Despite an intensive period of research in Vanuatu in the 1960s and 1970s, a number of basic questions regarding the archaeology of the archipelago have remained largely unexplored. The Australian National University-National Museum of Vanuatu Archaeological Project, which began in 1994, was established in an attempt to rectify some of these archaeological gaps. Research has been carried out on islands in the northern (Malakula, Maewo), central (Efate), and southern (Erromango) regions of Vanuatu. The work has concentrated on establishing ceramic sequences for the different islands and on a further understanding of the rock art, including its meaning and changes through time. The evidence collected thus far overwhelmingly indicates that the islands were initially colonized some 3000 years ago by Lapita settlers. Negative evidence thus far indicates that the islands were not settled prior to the arrival of Lapita colonizers. Dentate-stamped Lapita ceramics arrived with the initial colonizers and the ceramic traditions that followed evolved from the Lapita tradition. KEYWORDS: Vanuatu, Lapita, Mangaasi, ceramic sequences, rock art, radiocarbon dates.
THE AUSTRALIAN NATIONAL UNIVERSITY has a history of involvement in the archaeology of Vanuatu (Fig. 1) dating back to 1972, when Les Groube carried out a series of surveys and excavations on the islands of Erromango and Aneityum in the south and very briefly on the Banks Islands in the north (Groube 1972). Norma McArthur also carded out fieldwork on Aneityum in 1973, which contributed to her 1974 Ph.D. thesis on the island's historical demography (McArthur 1974). Rock art research was carried out on Aneityum in 1973 when Winifred Mumford, who accompanied McArthur, branched into the field (Spriggs and Mumford 1992). The above research, concentrated in the southern islands, was followed by Graeme Ward's Ph.D. fieldwork in the Banks Islands from 1973 to 1975 (Ward 1979).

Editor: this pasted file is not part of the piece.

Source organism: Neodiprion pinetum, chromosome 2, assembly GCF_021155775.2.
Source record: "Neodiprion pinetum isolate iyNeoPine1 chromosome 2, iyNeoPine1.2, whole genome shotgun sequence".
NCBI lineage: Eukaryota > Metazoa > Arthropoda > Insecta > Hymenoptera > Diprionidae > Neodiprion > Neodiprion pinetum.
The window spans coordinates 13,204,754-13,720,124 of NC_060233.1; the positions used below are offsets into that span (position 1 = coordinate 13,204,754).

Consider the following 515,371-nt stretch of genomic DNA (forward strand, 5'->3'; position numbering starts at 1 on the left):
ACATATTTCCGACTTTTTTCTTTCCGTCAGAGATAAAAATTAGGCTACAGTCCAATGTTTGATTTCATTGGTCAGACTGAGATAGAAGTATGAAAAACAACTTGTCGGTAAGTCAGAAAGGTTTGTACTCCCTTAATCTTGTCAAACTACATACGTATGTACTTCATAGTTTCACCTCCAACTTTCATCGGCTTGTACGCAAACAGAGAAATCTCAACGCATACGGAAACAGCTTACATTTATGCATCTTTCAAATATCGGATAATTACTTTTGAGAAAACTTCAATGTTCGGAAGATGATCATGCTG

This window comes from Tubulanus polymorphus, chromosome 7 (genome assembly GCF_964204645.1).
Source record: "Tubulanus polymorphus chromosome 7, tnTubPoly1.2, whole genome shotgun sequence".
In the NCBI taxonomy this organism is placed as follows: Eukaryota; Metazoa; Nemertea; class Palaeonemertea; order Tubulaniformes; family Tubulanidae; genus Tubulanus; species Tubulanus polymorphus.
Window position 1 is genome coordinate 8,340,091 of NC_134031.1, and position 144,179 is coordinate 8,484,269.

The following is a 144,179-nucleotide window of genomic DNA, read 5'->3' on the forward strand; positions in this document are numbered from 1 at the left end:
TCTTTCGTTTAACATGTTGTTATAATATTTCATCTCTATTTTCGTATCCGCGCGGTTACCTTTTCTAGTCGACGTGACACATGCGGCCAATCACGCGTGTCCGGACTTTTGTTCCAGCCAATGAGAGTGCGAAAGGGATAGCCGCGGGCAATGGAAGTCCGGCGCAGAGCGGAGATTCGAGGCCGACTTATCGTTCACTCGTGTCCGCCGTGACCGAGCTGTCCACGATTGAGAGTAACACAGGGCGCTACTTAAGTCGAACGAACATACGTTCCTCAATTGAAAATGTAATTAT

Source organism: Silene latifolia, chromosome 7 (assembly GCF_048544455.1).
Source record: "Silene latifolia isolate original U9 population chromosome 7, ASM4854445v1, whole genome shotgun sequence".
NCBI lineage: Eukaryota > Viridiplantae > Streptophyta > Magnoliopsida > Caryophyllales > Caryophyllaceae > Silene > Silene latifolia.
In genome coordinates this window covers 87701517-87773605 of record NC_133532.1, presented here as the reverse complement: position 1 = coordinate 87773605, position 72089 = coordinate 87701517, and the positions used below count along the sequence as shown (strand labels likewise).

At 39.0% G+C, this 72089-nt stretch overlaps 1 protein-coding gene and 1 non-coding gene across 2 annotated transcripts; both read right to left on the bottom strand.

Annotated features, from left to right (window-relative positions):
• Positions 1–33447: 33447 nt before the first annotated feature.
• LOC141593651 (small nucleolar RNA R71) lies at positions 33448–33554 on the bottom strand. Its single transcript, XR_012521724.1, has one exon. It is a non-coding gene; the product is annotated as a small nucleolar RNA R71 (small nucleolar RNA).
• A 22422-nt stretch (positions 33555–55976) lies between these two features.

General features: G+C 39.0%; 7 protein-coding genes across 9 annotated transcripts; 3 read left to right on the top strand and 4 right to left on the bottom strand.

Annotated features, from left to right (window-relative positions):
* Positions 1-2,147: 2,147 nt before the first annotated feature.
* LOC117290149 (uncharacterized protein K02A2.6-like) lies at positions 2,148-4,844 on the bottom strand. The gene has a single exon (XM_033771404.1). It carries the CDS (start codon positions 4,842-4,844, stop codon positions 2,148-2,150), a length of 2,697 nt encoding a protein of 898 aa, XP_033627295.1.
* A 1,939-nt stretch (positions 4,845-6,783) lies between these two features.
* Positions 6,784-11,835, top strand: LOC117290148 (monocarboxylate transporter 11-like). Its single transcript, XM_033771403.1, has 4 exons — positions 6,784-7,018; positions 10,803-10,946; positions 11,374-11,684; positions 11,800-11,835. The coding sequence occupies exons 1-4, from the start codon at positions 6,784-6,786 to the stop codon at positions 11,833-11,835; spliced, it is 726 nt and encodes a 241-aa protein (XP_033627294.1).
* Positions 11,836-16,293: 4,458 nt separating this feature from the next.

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Ward was followed by Matthew Spriggs, who conducted fieldwork in Vanuatu between 1978 and 1980. This led to a Ph.D. thesis concentrating on agricultural intensification and human impact on the environment of Aneityum, the southernmost inhabited island of the archipelago, as well as an ethnoarchaeological study of irrigation systems on the northern island of Maewo (Spriggs 1981). Spriggs took the then-heretical view that in certain respects prehistoric humanaccelerated erosion was beneficial, creating the large coastal plains on which much of the population of Pacific islands live (see Spriggs 1984, 1997a). As part of that project, the first pollen analysis for Vanuatu was carried out by Geoff Hope. It revealed vegetation clearance on a massive scale at about 1000 B.C. (Hope and Spriggs 1982). Large-scale erosion and subsequent valley infilling have created problems for modern archaeologists looking for early sites. On Aneityum Spriggs saw no land surface in alluvial sections older than 2000 years, meaning that at least 1000 years of history was missing. No pottery has ever been found on the island.
In 1983 Spriggs commenced a project on Erromango, assisted by Vanuatu National Museum fieldworker Jerry Taki, who had earlier worked with Les Groube. The aim was to search for evidence of human presence in southern Vanuatu earlier than 2000 B.P. The uplifted coral reef terraces on the east coast of the island were not covered by alluvial deposition, and it was hypothesized that Lapita and other early pottery sites would be found there. Locations near reef passages and freshwater sources at rivermouths were targeted, following the model of Lapita site location developed by Frimigacci (1980) for New Caledonia. The series of surveys and several excavations located the first in situ pottery recovered from southern Vanuatu. The recovered pottery is largely composed of a regional variant of the Mangaasi tradition with a smaller Lapita component, dating to around 350 B. …